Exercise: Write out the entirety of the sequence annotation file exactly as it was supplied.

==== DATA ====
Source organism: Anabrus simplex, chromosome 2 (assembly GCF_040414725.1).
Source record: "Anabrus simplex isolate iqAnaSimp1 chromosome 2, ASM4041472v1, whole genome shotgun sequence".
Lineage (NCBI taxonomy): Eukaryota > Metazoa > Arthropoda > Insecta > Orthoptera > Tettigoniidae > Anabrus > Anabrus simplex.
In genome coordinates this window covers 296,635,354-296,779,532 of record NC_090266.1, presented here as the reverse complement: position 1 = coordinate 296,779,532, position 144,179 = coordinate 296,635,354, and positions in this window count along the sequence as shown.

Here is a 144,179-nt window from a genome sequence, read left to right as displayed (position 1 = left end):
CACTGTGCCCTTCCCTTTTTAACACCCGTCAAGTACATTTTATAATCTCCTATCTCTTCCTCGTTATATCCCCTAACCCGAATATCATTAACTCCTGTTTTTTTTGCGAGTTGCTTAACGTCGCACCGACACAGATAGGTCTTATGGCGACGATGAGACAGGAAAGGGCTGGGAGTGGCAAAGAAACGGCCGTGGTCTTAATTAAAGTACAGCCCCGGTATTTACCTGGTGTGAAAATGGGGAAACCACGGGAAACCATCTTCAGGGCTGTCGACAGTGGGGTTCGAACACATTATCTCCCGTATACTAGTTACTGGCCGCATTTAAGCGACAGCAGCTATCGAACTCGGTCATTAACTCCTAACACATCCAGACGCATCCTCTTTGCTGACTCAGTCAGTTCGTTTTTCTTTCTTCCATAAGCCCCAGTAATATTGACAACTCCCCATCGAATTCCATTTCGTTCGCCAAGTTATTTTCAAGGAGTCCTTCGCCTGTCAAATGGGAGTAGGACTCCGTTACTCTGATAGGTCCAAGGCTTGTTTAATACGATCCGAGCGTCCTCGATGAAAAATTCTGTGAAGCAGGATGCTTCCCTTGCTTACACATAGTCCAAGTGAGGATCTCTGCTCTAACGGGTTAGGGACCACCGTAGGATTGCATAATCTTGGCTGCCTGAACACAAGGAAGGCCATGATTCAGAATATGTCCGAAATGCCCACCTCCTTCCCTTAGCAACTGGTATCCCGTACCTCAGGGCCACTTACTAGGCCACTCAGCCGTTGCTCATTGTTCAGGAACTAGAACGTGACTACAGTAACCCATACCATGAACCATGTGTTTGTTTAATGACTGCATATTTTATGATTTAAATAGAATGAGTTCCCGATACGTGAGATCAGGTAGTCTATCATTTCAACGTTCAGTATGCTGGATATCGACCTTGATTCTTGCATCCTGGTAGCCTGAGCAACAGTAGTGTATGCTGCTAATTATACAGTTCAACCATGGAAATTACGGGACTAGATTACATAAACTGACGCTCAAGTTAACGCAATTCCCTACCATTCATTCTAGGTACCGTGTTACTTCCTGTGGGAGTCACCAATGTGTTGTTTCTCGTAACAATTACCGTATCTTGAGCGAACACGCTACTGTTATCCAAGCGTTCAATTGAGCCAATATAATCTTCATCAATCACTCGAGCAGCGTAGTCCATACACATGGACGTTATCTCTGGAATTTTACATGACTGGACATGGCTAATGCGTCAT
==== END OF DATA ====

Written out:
Source organism: Anabrus simplex, chromosome 2 (assembly GCF_040414725.1).
Source record: "Anabrus simplex isolate iqAnaSimp1 chromosome 2, ASM4041472v1, whole genome shotgun sequence".
Lineage (NCBI taxonomy): Eukaryota > Metazoa > Arthropoda > Insecta > Orthoptera > Tettigoniidae > Anabrus > Anabrus simplex.
In genome coordinates this window covers 296,635,354-296,779,532 of record NC_090266.1, presented here as the reverse complement: position 1 = coordinate 296,779,532, position 144,179 = coordinate 296,635,354, and positions in this window count along the sequence as shown.

Here is a 144,179-nt window from a genome sequence, read left to right as displayed (position 1 = left end):
CACTGTGCCCTTCCCTTTTTAACACCCGTCAAGTACATTTTATAATCTCCTATCTCTTCCTCGTTATATCCCCTAACCCGAATATCATTAACTCCTGTTTTTTTTGCGAGTTGCTTAACGTCGCACCGACACAGATAGGTCTTATGGCGACGATGAGACAGGAAAGGGCTGGGAGTGGCAAAGAAACGGCCGTGGTCTTAATTAAAGTACAGCCCCGGTATTTACCTGGTGTGAAAATGGGGAAACCACGGGAAACCATCTTCAGGGCTGTCGACAGTGGGGTTCGAACACATTATCTCCCGTATACTAGTTACTGGCCGCATTTAAGCGACAGCAGCTATCGAACTCGGTCATTAACTCCTAACACATCCAGACGCATCCTCTTTGCTGACTCAGTCAGTTCGTTTTTCTTTCTTCCATAAGCCCCAGTAATATTGACAACTCCCCATCGAATTCCATTTCGTTCGCCAAGTTATTTTCAAGGAGTCCTTCGCCTGTCAAATGGGAGTAGGACTCCGTTACTCTGATAGGTCCAAGGCTTGTTTAATACGATCCGAGCGTCCTCGATGAAAAATTCTGTGAAGCAGGATGCTTCCCTTGCTTACACATAGTCCAAGTGAGGATCTCTGCTCTAACGGGTTAGGGACCACCGTAGGATTGCATAATCTTGGCTGCCTGAACACAAGGAAGGCCATGATTCAGAATATGTCCGAAATGCCCACCTCCTTCCCTTAGCAACTGGTATCCCGTACCTCAGGGCCACTTACTAGGCCACTCAGCCGTTGCTCATTGTTCAGGAACTAGAACGTGACTACAGTAACCCATACCATGAACCATGTGTTTGTTTAATGACTGCATATTTTATGATTTAAATAGAATGAGTTCCCGATACGTGAGATCAGGTAGTCTATCATTTCAACGTTCAGTATGCTGGATATCGACCTTGATTCTTGCATCCTGGTAGCCTGAGCAACAGTAGTGTATGCTGCTAATTATACAGTTCAACCATGGAAATTACGGGACTAGATTACATAAACTGACGCTCAAGTTAACGCAATTCCCTACCATTCATTCTAGGTACCGTGTTACTTCCTGTGGGAGTCACCAATGTGTTGTTTCTCGTAACAATTACCGTATCTTGAGCGAACACGCTACTGTTATCCAAGCGTTCAATTGAGCCAATATAATCTTCATCAATCACTCGAGCAGCGTAGTCCATACACATGGACGTTATCTCTGGAATTTTACATGACTGGACATGGCTAATGCGTCAT